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Bharti Shines Brightest in Temasek Portfolio

21 September, 2009

Singapore’s Temasek Holdings’ presence in India is on an ascendant note. The largest sovereign wealth fund active in India, Temasek’s portfolio in the South Asian region (India and Pakistan) has increased from 1% of its total portfolio in 2004 to 7% as on March 2009. The total size of this portfolio stood at $6.4 billion.

Temasek is banking big on Asia with the region accounting for 74% of its portfolio for FY09. The recent results of the firm indicate an increasing exposure to emerging economies in Asia, Latin America and Russia.

Bharti Airtel: The Rising Star

Some of the major investments of Temasek in India are ICICI Bank, Bharti Airtel, Tata Teleservices, among others. The fund has infused more equity capital in two of its India portfolio firms this year – DTH player Tata Sky and non banking financial services company Fullerton India.

Some of the major portfolio companies of Temasek in India have also seen value erosion. Temasek’s 8% stake in ICICI Bank was worth Rs 3,705 crore in FY09 as compared to Rs 8,561 crore last year. Similarly, the 5% stake in Bharti Airtel is reportedly worth Rs 11,878 crore for FY09 as compared to Rs 15,681 crore a year ago.

But, total shareholder return (TSR), the compounded annual return over a specified period, on Bharti Airtel is highest among any major portfolio companies of the fund. Bharti is in talks with South Africa’s MTN for a $23 billion cash and share-swap deal which would create an emerging markets giant with over 200 million subscribers. Bharti Airtel’s TSR stood at 32% over a five-year period, compared to 4.2% of ICICI Bank.

Big on Asia

Temasek seems to banking big on Asia, which accounts for nearly three-fourth of its portfolio including Singapore. “As Asia progresses, it will continue to de-risk. We are comfortable in maintaining an overweight stance on Asia,” said Ho Ching, CEO and executive director, Temasek, in a release.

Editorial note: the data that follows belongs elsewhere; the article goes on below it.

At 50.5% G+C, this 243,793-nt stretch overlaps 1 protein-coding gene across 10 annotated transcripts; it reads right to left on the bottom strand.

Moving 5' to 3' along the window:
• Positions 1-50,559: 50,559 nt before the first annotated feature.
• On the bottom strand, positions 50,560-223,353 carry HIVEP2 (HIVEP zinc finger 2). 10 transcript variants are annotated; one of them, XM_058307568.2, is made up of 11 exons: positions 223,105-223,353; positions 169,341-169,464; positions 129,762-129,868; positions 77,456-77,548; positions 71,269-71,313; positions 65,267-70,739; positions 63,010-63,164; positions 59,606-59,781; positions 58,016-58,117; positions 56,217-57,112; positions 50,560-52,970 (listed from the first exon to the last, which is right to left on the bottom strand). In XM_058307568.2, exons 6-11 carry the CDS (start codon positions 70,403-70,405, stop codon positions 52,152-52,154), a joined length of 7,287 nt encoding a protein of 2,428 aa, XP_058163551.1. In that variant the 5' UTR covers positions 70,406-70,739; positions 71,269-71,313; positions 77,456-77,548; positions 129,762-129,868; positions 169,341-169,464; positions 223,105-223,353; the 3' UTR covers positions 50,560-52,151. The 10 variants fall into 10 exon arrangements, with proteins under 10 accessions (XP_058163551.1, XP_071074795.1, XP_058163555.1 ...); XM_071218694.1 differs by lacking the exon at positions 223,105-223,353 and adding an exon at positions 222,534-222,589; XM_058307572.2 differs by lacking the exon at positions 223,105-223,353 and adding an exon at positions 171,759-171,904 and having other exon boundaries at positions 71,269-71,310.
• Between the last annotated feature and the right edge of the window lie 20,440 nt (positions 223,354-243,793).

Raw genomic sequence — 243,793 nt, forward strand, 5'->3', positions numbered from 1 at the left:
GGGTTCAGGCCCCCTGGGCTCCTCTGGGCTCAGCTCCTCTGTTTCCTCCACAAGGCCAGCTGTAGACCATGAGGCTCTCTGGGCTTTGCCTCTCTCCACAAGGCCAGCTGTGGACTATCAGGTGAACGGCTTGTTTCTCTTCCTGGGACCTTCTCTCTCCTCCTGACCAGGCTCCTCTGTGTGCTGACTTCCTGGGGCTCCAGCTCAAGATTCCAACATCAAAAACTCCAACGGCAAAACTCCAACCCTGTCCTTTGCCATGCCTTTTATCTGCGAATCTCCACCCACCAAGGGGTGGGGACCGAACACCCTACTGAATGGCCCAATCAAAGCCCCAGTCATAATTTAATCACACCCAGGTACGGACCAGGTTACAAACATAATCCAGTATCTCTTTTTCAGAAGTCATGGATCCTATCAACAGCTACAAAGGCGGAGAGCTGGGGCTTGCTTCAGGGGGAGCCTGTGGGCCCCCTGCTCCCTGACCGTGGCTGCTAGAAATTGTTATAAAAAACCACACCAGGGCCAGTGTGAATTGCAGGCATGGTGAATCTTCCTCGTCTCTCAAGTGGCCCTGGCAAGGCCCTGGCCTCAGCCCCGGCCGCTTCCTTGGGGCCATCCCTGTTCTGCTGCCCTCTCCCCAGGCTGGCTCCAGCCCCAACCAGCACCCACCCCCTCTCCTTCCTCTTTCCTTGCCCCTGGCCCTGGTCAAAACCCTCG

“Within Asia, India continues to be one of our key investment destinations. We believe that India is structurally resilient as an economy given its low exposure to exports, strong corporate balance sheets, low external debt and a resilient banking system,” said Temasek senior managing director Manish Kejriwal, who also heads its India activities.

Temasek is in now eyeing Indian infrastructure and consumption-driven businesses. Earlier this year, Temasek opened an office in Chennai besides its existing office in Mumbai.

The theme for the year seemed to be cashing out, as the firm made S$16 billion of divestments as compared to S$9 billion of investments globally, including rights issues worth S$3 billion. Some major divestments were Bank of America (which it got after the merger with Merrill Lynch where Temasek originally invested) and Barclays. The group net profits stood at S$6 billion, as compared to S$18 billion last year.

Temasek Pie

The Singapore-based state investor’s exposure to OECD economies has fallen from 32% in 2004 to 22% in 2009. Its exposure to its home state Singapore has also fallen from 52% in 2004 to 31% in 2009. 

Other areas where portfolio has showed a significant rise in this period is North Asia (China, Taiwan and Korea), where it has gone up to 27% from 6% in 2004. The SWF started recouping from the losses made due to portfolio erosion during the downturn, according to its latest results. The Singapore-based state investor’s portfolio has risen to S$172 million by end of July as compared to S$130 million in March 2009.


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1 Comment
Aditya Prakash . 6 years ago

With the ARPU (Average Revenue Per User) rapidly decreasing for the Indian telecom giants, they are desperately on the lookout for greener pastures in Africa and Western Asia. On the other hand African and Western Asian telecom players need big money to expand rapidly.

Bharti – MTN would have been a perfect marriage, a breather for both the companies. But here comes the spoilsport; the South African labour federation, COSATU, trying to pressurise the SA government, which in turn is playing its nationalist sentiment card. The SA government says that if the merger takes place, then MTN will no longer remain a South African company. COSATU fears that local people will lose jobs if the merger takes place.

Many of us would feel that concerns raised by the South African government and COSATU are genuine, but what the SA government and COSATU have failed to realize is that this merger would only enhance any job prospects for the local population with the money being pumped in by Bharti into MTN. MTN would still have 51% say in the merged entity, which means that it would still remain a South African company.

Read more at http://microreviews.org/capitalism-vs-nationalism-what-should-mtn-and-bharti-do/

Bharti Shines Brightest in Temasek Portfolio

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